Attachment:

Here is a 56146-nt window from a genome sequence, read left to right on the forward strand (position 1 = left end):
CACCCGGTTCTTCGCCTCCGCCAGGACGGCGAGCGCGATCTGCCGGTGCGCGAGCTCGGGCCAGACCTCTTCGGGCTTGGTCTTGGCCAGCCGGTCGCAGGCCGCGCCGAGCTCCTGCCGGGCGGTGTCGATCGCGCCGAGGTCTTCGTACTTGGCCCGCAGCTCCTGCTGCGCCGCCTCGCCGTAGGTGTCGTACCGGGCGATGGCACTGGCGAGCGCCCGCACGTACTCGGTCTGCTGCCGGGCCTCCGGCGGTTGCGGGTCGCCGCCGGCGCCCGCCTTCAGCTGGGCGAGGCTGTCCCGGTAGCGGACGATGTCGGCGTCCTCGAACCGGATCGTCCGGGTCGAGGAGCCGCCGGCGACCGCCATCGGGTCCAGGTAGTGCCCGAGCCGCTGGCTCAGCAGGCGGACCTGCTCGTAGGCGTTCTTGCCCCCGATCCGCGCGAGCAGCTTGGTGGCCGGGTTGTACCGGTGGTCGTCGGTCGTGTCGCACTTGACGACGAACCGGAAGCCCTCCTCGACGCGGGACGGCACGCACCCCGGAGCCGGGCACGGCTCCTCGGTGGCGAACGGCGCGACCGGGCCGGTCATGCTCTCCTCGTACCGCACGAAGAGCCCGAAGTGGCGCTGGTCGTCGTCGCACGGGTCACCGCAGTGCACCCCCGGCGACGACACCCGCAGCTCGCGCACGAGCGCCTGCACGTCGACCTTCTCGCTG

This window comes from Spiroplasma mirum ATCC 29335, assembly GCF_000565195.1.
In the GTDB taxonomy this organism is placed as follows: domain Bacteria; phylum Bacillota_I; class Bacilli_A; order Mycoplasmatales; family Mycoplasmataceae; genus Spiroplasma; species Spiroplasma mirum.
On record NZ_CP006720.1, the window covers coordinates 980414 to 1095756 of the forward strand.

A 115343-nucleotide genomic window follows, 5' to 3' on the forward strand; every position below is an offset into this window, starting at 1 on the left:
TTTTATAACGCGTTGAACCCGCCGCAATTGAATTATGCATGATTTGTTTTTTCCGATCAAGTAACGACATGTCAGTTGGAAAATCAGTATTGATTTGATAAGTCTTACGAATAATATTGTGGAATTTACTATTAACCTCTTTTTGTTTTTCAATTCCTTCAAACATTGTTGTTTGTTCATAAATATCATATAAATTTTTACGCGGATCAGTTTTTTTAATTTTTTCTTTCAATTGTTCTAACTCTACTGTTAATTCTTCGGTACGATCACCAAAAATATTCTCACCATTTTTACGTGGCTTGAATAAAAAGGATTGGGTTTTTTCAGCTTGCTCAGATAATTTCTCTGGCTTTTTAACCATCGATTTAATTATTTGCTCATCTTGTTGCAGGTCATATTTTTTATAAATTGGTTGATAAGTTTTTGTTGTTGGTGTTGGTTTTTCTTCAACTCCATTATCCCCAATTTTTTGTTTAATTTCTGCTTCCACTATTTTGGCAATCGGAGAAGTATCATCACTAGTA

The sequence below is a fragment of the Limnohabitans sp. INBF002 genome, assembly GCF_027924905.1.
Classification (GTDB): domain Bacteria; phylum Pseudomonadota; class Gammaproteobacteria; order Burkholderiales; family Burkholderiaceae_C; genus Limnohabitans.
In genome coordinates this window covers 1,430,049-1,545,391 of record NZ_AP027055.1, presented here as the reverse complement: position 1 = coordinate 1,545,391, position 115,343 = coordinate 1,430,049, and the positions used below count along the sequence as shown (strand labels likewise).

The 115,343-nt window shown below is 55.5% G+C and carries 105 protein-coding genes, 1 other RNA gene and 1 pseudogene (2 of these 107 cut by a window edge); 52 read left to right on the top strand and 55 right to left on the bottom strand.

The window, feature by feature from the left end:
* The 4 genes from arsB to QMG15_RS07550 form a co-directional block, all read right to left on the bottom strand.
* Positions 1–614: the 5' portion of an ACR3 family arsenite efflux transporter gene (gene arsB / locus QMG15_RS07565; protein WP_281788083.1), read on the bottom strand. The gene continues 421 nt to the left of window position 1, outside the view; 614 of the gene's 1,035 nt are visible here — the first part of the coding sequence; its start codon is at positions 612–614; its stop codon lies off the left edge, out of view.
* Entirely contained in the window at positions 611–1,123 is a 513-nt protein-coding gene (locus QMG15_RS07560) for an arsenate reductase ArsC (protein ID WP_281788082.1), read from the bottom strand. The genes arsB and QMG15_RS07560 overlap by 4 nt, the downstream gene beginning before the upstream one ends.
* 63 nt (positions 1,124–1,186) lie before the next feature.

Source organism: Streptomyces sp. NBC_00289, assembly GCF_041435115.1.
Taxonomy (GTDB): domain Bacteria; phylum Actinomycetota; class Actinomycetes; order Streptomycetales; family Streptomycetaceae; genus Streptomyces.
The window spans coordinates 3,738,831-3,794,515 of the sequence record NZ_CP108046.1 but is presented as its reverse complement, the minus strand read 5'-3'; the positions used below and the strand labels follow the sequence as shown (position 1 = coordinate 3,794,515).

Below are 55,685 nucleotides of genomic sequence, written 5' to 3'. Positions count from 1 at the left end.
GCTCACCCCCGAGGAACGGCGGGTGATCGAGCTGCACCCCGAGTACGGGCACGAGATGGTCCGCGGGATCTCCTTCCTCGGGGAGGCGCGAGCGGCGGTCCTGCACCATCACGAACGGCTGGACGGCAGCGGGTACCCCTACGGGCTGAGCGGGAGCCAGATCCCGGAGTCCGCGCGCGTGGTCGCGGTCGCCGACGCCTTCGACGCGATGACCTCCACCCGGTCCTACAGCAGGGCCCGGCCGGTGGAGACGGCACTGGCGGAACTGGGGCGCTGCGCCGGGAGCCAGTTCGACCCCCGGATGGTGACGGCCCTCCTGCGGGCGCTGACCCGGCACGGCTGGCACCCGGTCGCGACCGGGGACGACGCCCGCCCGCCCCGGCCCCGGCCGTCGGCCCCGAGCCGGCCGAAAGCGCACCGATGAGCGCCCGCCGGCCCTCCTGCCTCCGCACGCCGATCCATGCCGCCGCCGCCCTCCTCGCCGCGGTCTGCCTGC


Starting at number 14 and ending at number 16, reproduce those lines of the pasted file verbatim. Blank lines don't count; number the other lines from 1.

* Positions 1–614: the 5' portion of an ACR3 family arsenite efflux transporter gene (gene arsB / locus QMG15_RS07565; protein WP_281788083.1), read on the bottom strand. The gene continues 421 nt to the left of window position 1, outside the view; 614 of the gene's 1,035 nt are visible here — the first part of the coding sequence; its start codon is at positions 612–614; its stop codon lies off the left edge, out of view.
* Entirely contained in the window at positions 611–1,123 is a 513-nt protein-coding gene (locus QMG15_RS07560) for an arsenate reductase ArsC (protein ID WP_281788082.1), read from the bottom strand. The genes arsB and QMG15_RS07560 overlap by 4 nt, the downstream gene beginning before the upstream one ends.
* 63 nt (positions 1,124–1,186) lie before the next feature.